In Section 2.1.3, we categorized waves by the relationship between the direction of the medium’s movement and the direction of the wave’s propagation. Another useful way to categorize waves is by their shape – square, sawtooth, and triangle, for example. These waves are easily described in mathematical terms and can be constructed artificially by adding certain harmonic frequency components in the right proportions. You may encounter square, sawtooth, and triangle waves in your work with software synthesizers. Although these waves are non-sinusoidal – i.e., they don’t take the shape of a perfect sine wave – they still can be manipulated and played as sound waves, and they’re useful in simulating the sounds of musical instruments.

A square wave rises and falls regularly between two levels (Figure 2.20, left). A sawtooth wave rises and falls at an angle, like the teeth of a saw (Figure 2.20, center). A triangle wave rises and falls in a slope in the shape of a triangle (Figure 2.20, right). Square waves create a hollow sound that can be adapted to resemble wind instruments. Sawtooth waves can be the basis for the synthesis of violin sounds. A triangle wave sounds very similar to a perfect sine wave, but with more body and depth, making it suitable for simulating a flute or trumpet. The suitability of these waves to simulate particular instruments varies according to the ways in which they are modulated and combined.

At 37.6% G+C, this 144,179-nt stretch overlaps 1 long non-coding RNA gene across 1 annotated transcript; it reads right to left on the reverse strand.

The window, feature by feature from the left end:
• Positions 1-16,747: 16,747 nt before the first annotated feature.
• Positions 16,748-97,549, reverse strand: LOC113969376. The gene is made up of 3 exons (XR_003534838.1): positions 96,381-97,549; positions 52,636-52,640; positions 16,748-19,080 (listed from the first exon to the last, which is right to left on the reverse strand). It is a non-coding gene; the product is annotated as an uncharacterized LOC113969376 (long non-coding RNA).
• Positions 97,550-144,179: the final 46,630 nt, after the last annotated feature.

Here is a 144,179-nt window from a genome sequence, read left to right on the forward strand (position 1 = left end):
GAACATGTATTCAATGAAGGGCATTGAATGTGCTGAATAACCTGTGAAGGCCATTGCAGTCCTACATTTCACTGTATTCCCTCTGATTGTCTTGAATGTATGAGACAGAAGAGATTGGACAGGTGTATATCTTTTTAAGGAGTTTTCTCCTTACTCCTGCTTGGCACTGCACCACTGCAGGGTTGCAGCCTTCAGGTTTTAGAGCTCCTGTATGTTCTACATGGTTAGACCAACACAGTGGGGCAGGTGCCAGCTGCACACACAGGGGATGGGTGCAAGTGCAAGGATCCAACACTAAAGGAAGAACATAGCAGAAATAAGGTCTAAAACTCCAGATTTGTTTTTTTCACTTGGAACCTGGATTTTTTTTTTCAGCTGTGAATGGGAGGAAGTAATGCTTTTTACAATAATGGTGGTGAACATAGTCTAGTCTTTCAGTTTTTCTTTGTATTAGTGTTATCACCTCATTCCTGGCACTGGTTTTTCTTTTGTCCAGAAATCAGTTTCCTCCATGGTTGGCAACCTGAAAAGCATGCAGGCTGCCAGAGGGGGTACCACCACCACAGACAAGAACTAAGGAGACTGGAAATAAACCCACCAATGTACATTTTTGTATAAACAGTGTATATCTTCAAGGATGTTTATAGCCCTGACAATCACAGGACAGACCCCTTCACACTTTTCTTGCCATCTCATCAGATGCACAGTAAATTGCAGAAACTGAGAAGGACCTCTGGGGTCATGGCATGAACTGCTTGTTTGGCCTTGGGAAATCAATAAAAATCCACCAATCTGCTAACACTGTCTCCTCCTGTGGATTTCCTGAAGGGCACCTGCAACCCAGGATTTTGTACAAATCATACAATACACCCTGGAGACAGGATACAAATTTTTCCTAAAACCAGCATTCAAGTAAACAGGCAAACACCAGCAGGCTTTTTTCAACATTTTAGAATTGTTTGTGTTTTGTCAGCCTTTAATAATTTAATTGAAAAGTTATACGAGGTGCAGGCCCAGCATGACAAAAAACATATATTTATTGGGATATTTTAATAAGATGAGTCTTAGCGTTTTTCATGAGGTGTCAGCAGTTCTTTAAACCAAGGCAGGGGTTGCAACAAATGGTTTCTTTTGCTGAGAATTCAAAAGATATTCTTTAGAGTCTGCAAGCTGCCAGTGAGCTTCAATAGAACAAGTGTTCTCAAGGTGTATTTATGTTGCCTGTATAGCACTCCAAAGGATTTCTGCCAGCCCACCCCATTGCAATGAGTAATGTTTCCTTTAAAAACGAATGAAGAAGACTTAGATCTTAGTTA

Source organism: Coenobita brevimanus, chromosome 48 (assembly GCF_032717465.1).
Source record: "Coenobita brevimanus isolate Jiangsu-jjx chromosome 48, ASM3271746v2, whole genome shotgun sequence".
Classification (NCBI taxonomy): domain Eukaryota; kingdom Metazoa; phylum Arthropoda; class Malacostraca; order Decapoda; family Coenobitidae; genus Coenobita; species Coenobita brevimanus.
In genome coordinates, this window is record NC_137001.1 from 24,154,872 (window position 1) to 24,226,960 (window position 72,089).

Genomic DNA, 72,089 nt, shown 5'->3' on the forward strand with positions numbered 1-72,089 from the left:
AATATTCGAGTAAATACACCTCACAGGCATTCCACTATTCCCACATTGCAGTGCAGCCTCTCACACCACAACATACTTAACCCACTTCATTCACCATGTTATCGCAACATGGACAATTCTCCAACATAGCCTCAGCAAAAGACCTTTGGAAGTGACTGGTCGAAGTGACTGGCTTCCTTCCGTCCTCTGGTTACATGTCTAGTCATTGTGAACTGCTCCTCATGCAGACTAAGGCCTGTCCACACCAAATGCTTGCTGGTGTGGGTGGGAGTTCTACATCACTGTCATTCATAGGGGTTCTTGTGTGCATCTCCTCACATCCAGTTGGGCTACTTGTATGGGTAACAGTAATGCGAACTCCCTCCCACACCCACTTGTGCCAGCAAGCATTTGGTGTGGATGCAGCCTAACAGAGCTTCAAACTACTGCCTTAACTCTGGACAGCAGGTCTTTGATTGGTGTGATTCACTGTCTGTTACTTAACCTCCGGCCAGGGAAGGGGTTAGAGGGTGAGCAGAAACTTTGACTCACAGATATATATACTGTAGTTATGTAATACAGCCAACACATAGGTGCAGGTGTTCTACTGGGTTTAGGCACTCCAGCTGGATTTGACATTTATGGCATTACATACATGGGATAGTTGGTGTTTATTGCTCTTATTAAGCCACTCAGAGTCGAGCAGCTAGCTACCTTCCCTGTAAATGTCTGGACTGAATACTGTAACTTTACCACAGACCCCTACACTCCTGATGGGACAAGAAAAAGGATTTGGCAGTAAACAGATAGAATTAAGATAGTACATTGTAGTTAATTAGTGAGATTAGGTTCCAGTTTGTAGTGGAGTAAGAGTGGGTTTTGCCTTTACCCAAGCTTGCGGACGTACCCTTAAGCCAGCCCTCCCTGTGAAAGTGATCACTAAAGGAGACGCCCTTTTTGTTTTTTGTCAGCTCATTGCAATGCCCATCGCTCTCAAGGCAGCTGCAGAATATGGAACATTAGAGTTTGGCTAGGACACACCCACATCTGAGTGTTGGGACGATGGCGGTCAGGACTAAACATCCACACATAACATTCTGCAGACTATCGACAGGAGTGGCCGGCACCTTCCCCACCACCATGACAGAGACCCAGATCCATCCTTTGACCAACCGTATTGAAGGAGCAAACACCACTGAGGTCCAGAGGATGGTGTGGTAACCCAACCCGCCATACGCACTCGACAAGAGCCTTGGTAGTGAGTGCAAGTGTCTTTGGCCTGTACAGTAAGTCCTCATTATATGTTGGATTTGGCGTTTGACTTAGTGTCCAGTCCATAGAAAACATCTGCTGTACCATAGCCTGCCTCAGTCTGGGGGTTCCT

Figure 2.20 Square, sawtooth, and triangle waves

Aside:  If you add the even numbered frequencies, you still get a sawtooth wave, but with double the frequency compared to the sawtooth wave with all frequency components.

Non-sinusoidal waves can be generated by computer-based tools – for example, Reason or Logic, which have built-in synthesizers for simulating musical instruments. Mathematically, non-sinusoidal waveforms are constructed by adding or subtracting harmonic frequencies in various patterns. A perfect square wave, for example, is formed by adding all the odd-numbered harmonics of a given fundamental frequency, with the amplitudes of these harmonics diminishing as their frequencies increase. The odd-numbered harmonics are those with frequency  fn  where f is the fundamental frequency and n is a positive odd integer. A sawtooth wave is formed by adding all harmonic frequencies related to a fundamental, with the amplitude of each frequency component diminishing as the frequency increases. If you would like to look at the mathematics of non-sinusoidal waves more closely, see Section 2.3.2.